Tests from compartmentalized and layered reservoirs can be difficult to interpret for connected volume and connectivity. The problem comes from the timing of the response from "primary" and "secondary" drainage volumes, either as well-compartment and distant compartments or as dominating and dominated layers, with reduced communication between volumes posing more challenges. Although simple material balance considerations can be used to estimate the total volume, the difficulty lies in determining individual volumes and connectivity. The term "connectivity" is used here in a broad sense to cover effects of differential depletion, a critical element of recovery from compartmentalized reservoirs.
Results from the paper are applied to both pressure transient tests and to production data (rate data) analyses based on decline curves and type curve methods. For pressure transient tests the distinction between extended buildup behavior and single-rate extended drawdown behavior, e.g., based on deconvolution data, is of particular importance, with different boundary characteristics picked up from the two data types. For production data analyses the main challenges are associated with effects of differential depletion and the concept of boundary dominated flow both for closed systems and for systems with pressure support or influx. Similar challenges apply to compartmentalized systems produced under simple depletion and pseudosteady state conditions.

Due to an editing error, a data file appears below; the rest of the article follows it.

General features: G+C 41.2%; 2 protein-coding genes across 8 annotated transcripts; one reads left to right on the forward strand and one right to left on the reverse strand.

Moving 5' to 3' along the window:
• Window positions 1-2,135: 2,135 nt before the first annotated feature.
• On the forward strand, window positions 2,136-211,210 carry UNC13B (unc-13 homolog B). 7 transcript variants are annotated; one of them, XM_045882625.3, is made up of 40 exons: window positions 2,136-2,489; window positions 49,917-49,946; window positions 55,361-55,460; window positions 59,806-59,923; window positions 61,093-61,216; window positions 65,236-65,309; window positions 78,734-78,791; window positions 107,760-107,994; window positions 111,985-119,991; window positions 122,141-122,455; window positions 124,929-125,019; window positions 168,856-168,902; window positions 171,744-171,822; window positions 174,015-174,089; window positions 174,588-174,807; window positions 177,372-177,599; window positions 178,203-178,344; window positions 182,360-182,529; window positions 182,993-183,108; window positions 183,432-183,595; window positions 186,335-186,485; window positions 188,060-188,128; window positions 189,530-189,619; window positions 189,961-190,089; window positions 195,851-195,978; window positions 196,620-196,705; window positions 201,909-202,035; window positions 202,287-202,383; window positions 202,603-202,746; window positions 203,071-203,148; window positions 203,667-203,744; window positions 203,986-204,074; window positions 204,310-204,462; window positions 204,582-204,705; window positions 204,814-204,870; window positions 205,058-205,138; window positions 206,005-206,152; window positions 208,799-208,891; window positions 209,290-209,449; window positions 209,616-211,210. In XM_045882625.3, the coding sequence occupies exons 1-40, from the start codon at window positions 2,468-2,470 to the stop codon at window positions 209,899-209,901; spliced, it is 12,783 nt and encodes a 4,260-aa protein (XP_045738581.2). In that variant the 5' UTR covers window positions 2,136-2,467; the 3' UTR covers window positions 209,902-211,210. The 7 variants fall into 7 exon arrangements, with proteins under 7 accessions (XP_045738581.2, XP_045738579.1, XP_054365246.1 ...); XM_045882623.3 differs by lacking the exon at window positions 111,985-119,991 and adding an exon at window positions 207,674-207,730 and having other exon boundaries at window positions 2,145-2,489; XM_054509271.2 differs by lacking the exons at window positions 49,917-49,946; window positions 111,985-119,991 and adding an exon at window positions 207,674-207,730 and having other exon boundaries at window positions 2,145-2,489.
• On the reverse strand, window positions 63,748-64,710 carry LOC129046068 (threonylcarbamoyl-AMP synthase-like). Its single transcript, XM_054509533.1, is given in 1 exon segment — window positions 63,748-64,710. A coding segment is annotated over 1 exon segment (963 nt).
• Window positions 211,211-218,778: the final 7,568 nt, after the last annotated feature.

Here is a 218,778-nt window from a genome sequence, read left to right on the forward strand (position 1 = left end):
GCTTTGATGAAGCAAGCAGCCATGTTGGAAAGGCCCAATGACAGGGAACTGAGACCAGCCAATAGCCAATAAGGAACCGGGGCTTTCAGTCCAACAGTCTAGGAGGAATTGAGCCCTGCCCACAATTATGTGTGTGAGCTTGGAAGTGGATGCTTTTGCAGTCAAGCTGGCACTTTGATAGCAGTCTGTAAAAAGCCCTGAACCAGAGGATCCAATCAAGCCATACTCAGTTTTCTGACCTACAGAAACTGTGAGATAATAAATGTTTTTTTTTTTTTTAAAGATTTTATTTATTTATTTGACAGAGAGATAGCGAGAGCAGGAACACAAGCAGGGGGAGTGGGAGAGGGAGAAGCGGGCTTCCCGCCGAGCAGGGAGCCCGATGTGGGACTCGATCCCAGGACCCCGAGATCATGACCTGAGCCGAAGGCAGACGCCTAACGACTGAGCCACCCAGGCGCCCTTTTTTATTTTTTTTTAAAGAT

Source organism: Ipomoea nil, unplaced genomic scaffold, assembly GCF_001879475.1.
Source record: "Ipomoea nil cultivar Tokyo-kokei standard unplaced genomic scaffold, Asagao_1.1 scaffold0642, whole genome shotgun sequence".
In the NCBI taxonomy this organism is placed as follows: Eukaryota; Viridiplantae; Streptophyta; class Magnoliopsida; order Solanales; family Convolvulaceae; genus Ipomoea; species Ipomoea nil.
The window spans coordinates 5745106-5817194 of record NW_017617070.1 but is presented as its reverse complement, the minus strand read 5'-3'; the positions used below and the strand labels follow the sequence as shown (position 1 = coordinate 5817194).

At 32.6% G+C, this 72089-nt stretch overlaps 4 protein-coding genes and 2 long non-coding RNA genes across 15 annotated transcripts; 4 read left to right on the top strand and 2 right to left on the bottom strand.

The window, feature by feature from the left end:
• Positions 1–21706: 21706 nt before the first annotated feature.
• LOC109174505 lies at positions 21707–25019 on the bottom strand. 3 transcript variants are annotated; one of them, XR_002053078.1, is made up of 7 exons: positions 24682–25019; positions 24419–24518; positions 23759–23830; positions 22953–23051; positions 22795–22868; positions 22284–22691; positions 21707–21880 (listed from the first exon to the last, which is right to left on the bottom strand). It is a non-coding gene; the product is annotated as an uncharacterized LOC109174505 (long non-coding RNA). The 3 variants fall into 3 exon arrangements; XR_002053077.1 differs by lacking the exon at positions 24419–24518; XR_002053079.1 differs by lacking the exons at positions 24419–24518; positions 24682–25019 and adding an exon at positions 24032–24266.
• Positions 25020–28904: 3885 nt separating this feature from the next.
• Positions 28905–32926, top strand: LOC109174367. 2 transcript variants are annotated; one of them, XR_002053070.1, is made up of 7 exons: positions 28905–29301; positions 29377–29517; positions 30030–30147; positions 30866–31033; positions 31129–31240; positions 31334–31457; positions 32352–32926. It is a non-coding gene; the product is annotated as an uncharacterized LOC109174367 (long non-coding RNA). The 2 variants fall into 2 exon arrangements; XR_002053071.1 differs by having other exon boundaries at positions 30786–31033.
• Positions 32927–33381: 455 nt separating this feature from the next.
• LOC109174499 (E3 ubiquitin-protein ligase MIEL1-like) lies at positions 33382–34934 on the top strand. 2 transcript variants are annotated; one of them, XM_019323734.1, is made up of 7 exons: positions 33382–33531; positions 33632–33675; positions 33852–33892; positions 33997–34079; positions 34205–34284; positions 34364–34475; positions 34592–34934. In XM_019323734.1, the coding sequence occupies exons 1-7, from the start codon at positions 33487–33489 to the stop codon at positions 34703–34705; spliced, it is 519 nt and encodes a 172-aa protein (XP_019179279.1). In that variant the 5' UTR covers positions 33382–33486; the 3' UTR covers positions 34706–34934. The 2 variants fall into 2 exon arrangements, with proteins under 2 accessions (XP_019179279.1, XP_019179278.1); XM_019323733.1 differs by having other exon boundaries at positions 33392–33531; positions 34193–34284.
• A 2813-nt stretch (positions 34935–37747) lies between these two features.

In order to separate facts from fiction, all examples are based on analytical and numerical models. This is important since critical parameters such as pressure communication and flow between compartments and between layers must be known in order to determine how these effects can be properly investigated and understood based on pressure transient and well performance data. The basic analytical model used in this paper is fully transient with flow based on local gradients rather than on differences in average pressures between compartments which tend to yield data with delayed and exaggerated response.